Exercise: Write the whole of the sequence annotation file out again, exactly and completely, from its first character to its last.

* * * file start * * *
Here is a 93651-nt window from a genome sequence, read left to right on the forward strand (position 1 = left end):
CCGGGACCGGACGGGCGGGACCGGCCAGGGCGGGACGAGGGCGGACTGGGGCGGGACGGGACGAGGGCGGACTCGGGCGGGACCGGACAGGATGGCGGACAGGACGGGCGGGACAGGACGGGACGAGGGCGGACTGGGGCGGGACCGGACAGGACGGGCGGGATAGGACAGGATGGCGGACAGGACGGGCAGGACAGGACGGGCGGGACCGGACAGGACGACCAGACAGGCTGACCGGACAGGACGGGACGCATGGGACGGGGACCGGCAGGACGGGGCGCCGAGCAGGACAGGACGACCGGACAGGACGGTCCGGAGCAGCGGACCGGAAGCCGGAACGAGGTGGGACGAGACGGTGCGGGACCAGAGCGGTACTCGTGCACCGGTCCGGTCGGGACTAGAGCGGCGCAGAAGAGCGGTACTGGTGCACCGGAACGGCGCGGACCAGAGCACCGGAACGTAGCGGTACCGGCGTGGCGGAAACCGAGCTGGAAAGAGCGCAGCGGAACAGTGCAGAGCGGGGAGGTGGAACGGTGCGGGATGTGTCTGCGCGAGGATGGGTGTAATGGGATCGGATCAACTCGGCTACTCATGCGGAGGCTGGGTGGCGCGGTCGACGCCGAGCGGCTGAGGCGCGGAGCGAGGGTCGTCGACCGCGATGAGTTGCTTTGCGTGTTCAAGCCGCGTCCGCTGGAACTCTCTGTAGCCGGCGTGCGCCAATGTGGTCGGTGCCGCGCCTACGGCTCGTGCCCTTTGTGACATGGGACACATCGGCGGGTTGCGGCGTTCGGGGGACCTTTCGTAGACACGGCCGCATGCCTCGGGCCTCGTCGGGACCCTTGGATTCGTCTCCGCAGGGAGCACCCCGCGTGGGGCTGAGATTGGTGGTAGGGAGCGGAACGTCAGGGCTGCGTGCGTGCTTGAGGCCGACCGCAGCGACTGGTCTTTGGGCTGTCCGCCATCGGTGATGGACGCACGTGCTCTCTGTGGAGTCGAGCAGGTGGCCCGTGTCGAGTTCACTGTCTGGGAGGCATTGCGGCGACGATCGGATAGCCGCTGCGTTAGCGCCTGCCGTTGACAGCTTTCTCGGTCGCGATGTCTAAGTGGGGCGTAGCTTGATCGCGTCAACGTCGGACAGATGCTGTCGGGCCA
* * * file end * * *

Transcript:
Here is a 93651-nt window from a genome sequence, read left to right on the forward strand (position 1 = left end):
CCGGGACCGGACGGGCGGGACCGGCCAGGGCGGGACGAGGGCGGACTGGGGCGGGACGGGACGAGGGCGGACTCGGGCGGGACCGGACAGGATGGCGGACAGGACGGGCGGGACAGGACGGGACGAGGGCGGACTGGGGCGGGACCGGACAGGACGGGCGGGATAGGACAGGATGGCGGACAGGACGGGCAGGACAGGACGGGCGGGACCGGACAGGACGACCAGACAGGCTGACCGGACAGGACGGGACGCATGGGACGGGGACCGGCAGGACGGGGCGCCGAGCAGGACAGGACGACCGGACAGGACGGTCCGGAGCAGCGGACCGGAAGCCGGAACGAGGTGGGACGAGACGGTGCGGGACCAGAGCGGTACTCGTGCACCGGTCCGGTCGGGACTAGAGCGGCGCAGAAGAGCGGTACTGGTGCACCGGAACGGCGCGGACCAGAGCACCGGAACGTAGCGGTACCGGCGTGGCGGAAACCGAGCTGGAAAGAGCGCAGCGGAACAGTGCAGAGCGGGGAGGTGGAACGGTGCGGGATGTGTCTGCGCGAGGATGGGTGTAATGGGATCGGATCAACTCGGCTACTCATGCGGAGGCTGGGTGGCGCGGTCGACGCCGAGCGGCTGAGGCGCGGAGCGAGGGTCGTCGACCGCGATGAGTTGCTTTGCGTGTTCAAGCCGCGTCCGCTGGAACTCTCTGTAGCCGGCGTGCGCCAATGTGGTCGGTGCCGCGCCTACGGCTCGTGCCCTTTGTGACATGGGACACATCGGCGGGTTGCGGCGTTCGGGGGACCTTTCGTAGACACGGCCGCATGCCTCGGGCCTCGTCGGGACCCTTGGATTCGTCTCCGCAGGGAGCACCCCGCGTGGGGCTGAGATTGGTGGTAGGGAGCGGAACGTCAGGGCTGCGTGCGTGCTTGAGGCCGACCGCAGCGACTGGTCTTTGGGCTGTCCGCCATCGGTGATGGACGCACGTGCTCTCTGTGGAGTCGAGCAGGTGGCCCGTGTCGAGTTCACTGTCTGGGAGGCATTGCGGCGACGATCGGATAGCCGCTGCGTTAGCGCCTGCCGTTGACAGCTTTCTCGGTCGCGATGTCTAAGTGGGGCGTAGCTTGATCGCGTCAACGTCGGACAGATGCTGTCGGGCCA